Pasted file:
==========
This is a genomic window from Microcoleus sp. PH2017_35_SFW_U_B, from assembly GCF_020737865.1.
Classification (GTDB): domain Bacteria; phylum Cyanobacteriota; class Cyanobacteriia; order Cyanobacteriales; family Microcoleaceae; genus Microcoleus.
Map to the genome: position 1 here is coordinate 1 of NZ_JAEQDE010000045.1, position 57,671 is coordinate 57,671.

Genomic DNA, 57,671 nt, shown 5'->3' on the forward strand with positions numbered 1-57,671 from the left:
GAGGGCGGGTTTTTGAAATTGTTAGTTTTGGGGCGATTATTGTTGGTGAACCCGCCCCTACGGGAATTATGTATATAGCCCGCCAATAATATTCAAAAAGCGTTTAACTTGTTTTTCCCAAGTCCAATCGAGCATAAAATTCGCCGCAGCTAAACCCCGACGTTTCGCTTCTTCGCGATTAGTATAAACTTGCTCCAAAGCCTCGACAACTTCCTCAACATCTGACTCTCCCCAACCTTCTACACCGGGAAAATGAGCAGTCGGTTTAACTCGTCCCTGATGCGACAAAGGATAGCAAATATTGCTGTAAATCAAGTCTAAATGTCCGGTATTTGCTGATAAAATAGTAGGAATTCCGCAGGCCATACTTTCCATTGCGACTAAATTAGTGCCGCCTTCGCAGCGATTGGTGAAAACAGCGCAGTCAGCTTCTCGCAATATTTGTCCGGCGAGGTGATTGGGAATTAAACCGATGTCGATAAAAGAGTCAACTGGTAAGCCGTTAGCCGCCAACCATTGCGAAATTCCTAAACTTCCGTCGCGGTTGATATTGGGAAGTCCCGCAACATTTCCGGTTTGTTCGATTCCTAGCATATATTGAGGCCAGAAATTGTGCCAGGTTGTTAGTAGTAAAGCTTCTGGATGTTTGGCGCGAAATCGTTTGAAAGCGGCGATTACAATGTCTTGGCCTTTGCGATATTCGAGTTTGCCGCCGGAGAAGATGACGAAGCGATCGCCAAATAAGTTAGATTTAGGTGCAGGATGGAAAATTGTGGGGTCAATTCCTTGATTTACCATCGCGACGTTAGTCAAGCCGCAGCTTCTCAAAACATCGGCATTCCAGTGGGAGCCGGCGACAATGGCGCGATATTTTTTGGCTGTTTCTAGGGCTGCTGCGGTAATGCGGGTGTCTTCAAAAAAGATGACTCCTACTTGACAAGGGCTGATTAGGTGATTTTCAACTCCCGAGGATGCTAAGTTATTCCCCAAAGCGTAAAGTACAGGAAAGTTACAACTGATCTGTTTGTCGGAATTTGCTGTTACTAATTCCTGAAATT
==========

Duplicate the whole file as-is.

This is a genomic window from Microcoleus sp. PH2017_35_SFW_U_B, from assembly GCF_020737865.1.
Classification (GTDB): domain Bacteria; phylum Cyanobacteriota; class Cyanobacteriia; order Cyanobacteriales; family Microcoleaceae; genus Microcoleus.
Map to the genome: position 1 here is coordinate 1 of NZ_JAEQDE010000045.1, position 57,671 is coordinate 57,671.

Genomic DNA, 57,671 nt, shown 5'->3' on the forward strand with positions numbered 1-57,671 from the left:
GAGGGCGGGTTTTTGAAATTGTTAGTTTTGGGGCGATTATTGTTGGTGAACCCGCCCCTACGGGAATTATGTATATAGCCCGCCAATAATATTCAAAAAGCGTTTAACTTGTTTTTCCCAAGTCCAATCGAGCATAAAATTCGCCGCAGCTAAACCCCGACGTTTCGCTTCTTCGCGATTAGTATAAACTTGCTCCAAAGCCTCGACAACTTCCTCAACATCTGACTCTCCCCAACCTTCTACACCGGGAAAATGAGCAGTCGGTTTAACTCGTCCCTGATGCGACAAAGGATAGCAAATATTGCTGTAAATCAAGTCTAAATGTCCGGTATTTGCTGATAAAATAGTAGGAATTCCGCAGGCCATACTTTCCATTGCGACTAAATTAGTGCCGCCTTCGCAGCGATTGGTGAAAACAGCGCAGTCAGCTTCTCGCAATATTTGTCCGGCGAGGTGATTGGGAATTAAACCGATGTCGATAAAAGAGTCAACTGGTAAGCCGTTAGCCGCCAACCATTGCGAAATTCCTAAACTTCCGTCGCGGTTGATATTGGGAAGTCCCGCAACATTTCCGGTTTGTTCGATTCCTAGCATATATTGAGGCCAGAAATTGTGCCAGGTTGTTAGTAGTAAAGCTTCTGGATGTTTGGCGCGAAATCGTTTGAAAGCGGCGATTACAATGTCTTGGCCTTTGCGATATTCGAGTTTGCCGCCGGAGAAGATGACGAAGCGATCGCCAAATAAGTTAGATTTAGGTGCAGGATGGAAAATTGTGGGGTCAATTCCTTGATTTACCATCGCGACGTTAGTCAAGCCGCAGCTTCTCAAAACATCGGCATTCCAGTGGGAGCCGGCGACAATGGCGCGATATTTTTTGGCTGTTTCTAGGGCTGCTGCGGTAATGCGGGTGTCTTCAAAAAAGATGACTCCTACTTGACAAGGGCTGATTAGGTGATTTTCAACTCCCGAGGATGCTAAGTTATTCCCCAAAGCGTAAAGTACAGGAAAGTTACAACTGATCTGTTTGTCGGAATTTGCTGTTACTAATTCCTGAAATT